Assuming that the test panel is inclined at an angle of 20° with respect to the laboratory table, we arrive at the following angular relationships, referred to the plane of the test panel. The angle of illumination will be 70°, and the viewer will see the light source reflected in the panel when viewing it at an angle of 110°. The test panel is then tilted upward and downward through 10°, yielding the following angular relationships. The angle of illumination will change from 70° to 80°, and the angle of specular reflection will become 100°. Viewing will then be at a trans difference between the angle of specular reflection and the viewing angle of -20°. Similarly, tilting the test panel in the other direction through 10° will yield a cis difference angle of +20°. The viewing angle will change from 70° to 60°, the angle of specular reflection will become 120° and the viewing angle will become 100°. No such angular relationships are implemented in any items of photometric instrumentation.
In the case of "uncontrolled" motions of a test panel, it is presumed that the incident light beam is perpendicular to the plane of the panel. Viewing will then be at an angle of, for example, 135°, depending upon the viewer's height, their distance from the test panel, and the location of their eyes. If the test panel is then tilted through 5° toward the viewer, the angle of illumination will change from 90° to 85°, the angle of specular reflection will change from 90° to 95° and the viewing angle will change from 135° to 140°, yielding a cis aspecular angle of 40°. Continuing to tilt the test panel toward the viewer will increase all of the angles involved (Figure 6).
However, there is a method for visually characterizing interference pigments and admixtures pigmented with interference pigments that overlaps instrumental characterizations. The optical properties of interference pigments may be acquired if the angle of illumination is varied while the aspecular angle, i.e., the difference between the angle of specular reflection and the viewing angle, is held constant. When illumination and reflection are at steep angles, measurements are made at angles close to the angle of specular reflection.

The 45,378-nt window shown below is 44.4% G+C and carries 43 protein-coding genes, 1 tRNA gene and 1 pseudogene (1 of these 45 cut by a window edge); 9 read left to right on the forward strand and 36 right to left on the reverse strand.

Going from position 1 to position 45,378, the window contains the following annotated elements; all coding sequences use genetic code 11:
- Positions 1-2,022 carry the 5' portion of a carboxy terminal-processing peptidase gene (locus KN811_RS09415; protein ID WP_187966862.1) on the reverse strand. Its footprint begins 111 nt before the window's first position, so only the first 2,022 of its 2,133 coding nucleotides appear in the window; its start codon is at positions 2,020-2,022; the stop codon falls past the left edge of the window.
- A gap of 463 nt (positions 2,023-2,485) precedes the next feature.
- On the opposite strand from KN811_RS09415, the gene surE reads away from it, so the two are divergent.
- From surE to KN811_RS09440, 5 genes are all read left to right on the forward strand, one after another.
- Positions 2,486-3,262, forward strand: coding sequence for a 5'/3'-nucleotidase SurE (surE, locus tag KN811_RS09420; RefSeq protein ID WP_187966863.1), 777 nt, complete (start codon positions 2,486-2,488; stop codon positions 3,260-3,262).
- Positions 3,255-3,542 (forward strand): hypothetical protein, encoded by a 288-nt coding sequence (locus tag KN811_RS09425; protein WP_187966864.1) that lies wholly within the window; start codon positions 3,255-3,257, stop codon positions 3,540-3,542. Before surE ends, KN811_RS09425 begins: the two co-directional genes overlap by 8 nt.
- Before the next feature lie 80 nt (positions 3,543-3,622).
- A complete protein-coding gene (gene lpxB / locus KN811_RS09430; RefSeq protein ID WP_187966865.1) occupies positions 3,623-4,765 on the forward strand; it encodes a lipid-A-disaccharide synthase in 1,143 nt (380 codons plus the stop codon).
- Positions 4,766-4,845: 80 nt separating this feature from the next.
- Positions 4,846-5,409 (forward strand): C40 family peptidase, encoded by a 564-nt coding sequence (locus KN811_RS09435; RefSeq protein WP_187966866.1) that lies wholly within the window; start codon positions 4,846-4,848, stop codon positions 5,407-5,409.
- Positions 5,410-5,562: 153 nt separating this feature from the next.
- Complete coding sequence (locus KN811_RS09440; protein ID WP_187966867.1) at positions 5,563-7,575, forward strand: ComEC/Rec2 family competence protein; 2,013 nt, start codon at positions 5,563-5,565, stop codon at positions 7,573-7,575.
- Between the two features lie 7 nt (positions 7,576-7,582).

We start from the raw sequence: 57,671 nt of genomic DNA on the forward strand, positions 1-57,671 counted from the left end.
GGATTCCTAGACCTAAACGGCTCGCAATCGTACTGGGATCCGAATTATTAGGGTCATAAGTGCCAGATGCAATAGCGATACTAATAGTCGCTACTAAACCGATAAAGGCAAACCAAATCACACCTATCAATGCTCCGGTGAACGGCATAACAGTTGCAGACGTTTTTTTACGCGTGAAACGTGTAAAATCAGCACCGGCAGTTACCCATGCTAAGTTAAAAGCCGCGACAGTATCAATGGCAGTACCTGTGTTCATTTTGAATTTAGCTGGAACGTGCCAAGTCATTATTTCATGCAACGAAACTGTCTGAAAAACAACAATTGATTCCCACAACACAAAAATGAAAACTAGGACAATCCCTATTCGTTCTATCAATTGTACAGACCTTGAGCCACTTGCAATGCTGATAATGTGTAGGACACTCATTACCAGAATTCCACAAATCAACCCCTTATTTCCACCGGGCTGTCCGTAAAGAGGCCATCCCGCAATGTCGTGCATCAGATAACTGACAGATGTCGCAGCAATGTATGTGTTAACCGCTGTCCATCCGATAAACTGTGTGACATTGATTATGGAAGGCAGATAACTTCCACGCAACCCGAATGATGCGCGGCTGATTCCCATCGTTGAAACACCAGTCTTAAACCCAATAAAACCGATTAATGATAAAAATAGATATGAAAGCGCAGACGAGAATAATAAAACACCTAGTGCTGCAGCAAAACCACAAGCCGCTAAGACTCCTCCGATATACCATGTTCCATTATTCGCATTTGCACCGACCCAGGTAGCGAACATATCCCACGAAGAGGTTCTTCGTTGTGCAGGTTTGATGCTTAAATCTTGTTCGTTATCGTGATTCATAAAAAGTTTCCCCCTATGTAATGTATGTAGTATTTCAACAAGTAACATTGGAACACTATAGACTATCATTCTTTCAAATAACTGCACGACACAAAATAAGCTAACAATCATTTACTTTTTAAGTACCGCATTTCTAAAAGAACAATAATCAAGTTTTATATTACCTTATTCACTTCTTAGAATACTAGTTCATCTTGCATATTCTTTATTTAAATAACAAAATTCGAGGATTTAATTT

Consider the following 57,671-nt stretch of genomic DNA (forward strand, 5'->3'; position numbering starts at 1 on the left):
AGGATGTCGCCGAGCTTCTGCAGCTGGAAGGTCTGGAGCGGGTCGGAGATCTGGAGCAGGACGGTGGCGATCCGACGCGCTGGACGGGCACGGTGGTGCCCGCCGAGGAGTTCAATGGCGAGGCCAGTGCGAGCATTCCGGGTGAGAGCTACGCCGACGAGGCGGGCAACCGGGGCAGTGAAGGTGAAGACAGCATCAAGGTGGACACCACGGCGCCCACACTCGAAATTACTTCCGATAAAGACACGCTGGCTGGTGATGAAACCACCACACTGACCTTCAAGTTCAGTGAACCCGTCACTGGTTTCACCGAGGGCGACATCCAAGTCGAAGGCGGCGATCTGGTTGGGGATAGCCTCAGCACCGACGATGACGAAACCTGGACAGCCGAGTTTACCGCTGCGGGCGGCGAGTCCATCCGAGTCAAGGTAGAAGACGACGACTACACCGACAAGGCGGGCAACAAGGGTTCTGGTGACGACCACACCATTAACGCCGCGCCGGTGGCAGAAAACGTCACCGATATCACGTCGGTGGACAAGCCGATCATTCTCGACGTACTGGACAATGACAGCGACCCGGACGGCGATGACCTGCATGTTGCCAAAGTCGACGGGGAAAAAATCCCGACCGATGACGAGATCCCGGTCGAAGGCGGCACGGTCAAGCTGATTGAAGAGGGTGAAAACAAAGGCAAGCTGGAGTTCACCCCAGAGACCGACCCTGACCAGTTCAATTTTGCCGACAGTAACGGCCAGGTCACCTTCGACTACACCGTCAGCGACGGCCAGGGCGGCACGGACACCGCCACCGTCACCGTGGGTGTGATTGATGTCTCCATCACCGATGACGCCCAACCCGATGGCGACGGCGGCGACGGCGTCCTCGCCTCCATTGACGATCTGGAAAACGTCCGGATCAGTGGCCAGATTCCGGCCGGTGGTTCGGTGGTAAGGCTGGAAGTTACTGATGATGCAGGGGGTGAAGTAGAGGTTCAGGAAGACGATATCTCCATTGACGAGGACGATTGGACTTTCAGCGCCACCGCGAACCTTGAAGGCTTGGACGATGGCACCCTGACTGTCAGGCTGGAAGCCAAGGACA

Interference pigments, such as Iriodin Pearl Gold and the similarly formulated Xirallic Sunbeam Gold, may also be distinguished using this visual method. However, conventional visual and instrumental methods yield hardly any differences between those pigments.
The Effects of Solar AltitudeWhen assessing interference colors in vivo on a vehicle, some of the factors that must be taken into account are the current solar altitude, the viewer's height and the viewer's distance from the vehicle. In conjunction with the solar altitude, yet another factor that plays a role is the geographic latitude of the viewing site involved. If we ignore spectral and intensity shifts due to the Rayleigh and Tyndall effects and assume uniformly white sunlight, we arrive at two types of examples having differing sets of parameters.
Münster, Germany, which is situated at 52° north latitude, has a lot of rain and few sunny days. Fort Lauderdale, Florida is situated at 26° north latitude, has little rain and many sunny days. It is assumed that the viewer is situated at the same location opposite the vehicle's left-front wheel and looking at its hood. The sun is shining on the opposite side of the vehicle such that sunlight is reflected off its hood, toward the viewer. At noon in Münster in mid June, the solar altitude (90°, minus Münster's latitude, plus the solar declination) will be its annual maximum of 61°. The viewer will perceive the resultant interference color occurring close to the specular reflection (Figure 9). Although a viewer situated at the same location with respect to the same vehicle in Fort Lauderdale, where it will be earlier in the morning, will perceive the same color as the viewer in Münster, it will have changed when noon rolls around, since the solar altitude will have increased to 81°. The interference colors occurring between those two solar altitudes cannot be observed in Münster, since the solar altitude there never exceeds 61° (Figure 10).
Interference pigments have optical properties that may be acquired using new visual and instrumental methods. Conventional methods provide little information that will allow formulating descriptions of value for incoming-goods inspections and quality control. Conventional methods are also hardly suitable for identification and characterization purposes, which means that expending more time and effort on their identification and characterization and obtaining incorrect results are inevitable. Further work on the optical properties of interference pigments will only benefit all involved.
The various conventions for designating angles in the case of reflectance measurements were discussed by ASTM Working Group E 12.06. In contrast to the standard practice, which associates the normals to surfaces with 0°, the convention employed here superimposes a graduated, semicircular arc covering the angular range 0° - 180° whose plane is normal to the surface whose reflectance is to be measured on that surface, which means that the normal to the surface will be at 90°, rather than 0°. Although that approach yields clearer descriptions of the angular relationships involved in reflectance measurements, it causes purists' hair to stand on end. For more information, e-mail firstname.lastname@example.org.